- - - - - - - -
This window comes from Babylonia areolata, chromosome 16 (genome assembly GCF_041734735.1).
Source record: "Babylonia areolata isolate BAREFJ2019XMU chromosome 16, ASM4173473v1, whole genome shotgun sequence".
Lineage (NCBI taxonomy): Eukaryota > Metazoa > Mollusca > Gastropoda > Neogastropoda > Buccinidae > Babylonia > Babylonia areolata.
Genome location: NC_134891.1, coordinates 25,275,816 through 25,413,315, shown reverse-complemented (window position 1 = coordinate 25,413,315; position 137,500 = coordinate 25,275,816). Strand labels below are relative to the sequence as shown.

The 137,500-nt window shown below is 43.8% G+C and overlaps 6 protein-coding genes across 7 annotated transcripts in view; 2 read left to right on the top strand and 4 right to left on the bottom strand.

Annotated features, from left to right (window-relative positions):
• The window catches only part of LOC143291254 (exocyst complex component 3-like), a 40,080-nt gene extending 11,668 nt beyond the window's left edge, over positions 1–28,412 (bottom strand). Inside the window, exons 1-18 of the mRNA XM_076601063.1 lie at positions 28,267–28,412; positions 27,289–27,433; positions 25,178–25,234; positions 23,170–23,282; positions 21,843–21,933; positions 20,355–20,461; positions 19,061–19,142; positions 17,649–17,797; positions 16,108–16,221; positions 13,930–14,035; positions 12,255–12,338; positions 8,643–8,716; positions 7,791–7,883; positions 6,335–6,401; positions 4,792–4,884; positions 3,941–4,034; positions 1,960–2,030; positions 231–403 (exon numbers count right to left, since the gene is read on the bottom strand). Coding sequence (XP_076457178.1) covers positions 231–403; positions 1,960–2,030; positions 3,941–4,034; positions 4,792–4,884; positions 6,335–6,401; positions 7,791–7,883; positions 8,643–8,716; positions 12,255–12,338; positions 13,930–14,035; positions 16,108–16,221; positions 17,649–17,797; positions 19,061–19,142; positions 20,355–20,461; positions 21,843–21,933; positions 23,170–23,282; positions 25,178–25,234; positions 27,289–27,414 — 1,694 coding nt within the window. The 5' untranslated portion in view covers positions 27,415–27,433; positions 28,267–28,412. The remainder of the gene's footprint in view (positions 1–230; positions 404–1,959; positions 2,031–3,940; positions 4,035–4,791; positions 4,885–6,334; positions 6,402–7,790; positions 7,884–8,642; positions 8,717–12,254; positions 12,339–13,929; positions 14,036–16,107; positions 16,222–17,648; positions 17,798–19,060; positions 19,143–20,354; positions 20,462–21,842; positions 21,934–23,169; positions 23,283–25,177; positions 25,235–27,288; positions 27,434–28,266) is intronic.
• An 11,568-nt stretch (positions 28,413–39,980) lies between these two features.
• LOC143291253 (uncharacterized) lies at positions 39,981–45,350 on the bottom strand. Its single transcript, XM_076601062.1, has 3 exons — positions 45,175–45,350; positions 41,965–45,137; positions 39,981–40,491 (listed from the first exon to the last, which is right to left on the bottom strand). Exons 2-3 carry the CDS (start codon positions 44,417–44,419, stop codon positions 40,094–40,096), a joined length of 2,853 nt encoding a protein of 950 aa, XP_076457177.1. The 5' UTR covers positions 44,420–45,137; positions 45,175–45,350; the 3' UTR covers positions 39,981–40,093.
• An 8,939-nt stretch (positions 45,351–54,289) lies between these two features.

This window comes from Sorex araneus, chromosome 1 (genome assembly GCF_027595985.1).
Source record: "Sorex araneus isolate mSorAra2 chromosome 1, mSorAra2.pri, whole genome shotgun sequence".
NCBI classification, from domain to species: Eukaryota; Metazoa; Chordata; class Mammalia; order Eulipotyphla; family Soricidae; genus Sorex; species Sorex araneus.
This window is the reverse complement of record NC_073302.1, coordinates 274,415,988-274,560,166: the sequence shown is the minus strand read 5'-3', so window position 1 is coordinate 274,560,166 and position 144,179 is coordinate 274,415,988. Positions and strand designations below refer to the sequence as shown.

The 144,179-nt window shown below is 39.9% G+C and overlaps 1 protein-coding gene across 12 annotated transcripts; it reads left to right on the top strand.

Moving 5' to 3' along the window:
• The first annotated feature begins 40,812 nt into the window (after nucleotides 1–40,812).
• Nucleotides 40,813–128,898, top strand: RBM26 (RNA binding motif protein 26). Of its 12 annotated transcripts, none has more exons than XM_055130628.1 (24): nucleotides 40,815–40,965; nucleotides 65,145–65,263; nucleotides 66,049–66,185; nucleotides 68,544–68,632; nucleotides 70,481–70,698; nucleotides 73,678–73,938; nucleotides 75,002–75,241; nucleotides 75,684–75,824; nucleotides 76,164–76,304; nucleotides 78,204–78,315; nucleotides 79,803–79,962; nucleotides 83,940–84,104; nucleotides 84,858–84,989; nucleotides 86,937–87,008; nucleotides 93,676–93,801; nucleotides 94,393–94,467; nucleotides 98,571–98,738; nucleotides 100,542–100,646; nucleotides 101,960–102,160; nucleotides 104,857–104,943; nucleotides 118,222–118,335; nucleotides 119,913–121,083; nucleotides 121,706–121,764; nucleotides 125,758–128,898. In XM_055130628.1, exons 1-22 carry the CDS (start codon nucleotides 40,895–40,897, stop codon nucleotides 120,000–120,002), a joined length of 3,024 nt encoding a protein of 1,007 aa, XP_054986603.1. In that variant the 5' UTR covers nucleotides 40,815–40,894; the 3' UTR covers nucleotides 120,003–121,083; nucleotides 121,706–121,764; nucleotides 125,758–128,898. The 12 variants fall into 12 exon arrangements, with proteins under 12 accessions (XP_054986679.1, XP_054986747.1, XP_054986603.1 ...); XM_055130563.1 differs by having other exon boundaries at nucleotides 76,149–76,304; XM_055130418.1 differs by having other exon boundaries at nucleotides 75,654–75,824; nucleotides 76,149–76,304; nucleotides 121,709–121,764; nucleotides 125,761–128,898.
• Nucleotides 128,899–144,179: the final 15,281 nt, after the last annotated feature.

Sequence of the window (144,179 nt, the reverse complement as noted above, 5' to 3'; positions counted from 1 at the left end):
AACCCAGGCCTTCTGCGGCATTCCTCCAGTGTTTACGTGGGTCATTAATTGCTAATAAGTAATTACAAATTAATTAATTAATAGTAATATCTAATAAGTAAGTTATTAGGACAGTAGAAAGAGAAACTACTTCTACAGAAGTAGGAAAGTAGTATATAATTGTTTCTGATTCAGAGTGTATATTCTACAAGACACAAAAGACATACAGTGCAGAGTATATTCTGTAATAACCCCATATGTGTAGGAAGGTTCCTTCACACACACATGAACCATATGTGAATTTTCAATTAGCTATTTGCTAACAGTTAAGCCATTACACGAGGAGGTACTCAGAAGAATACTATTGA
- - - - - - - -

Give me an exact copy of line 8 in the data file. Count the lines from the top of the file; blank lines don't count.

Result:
• An 11,568-nt stretch (positions 28,413–39,980) lies between these two features.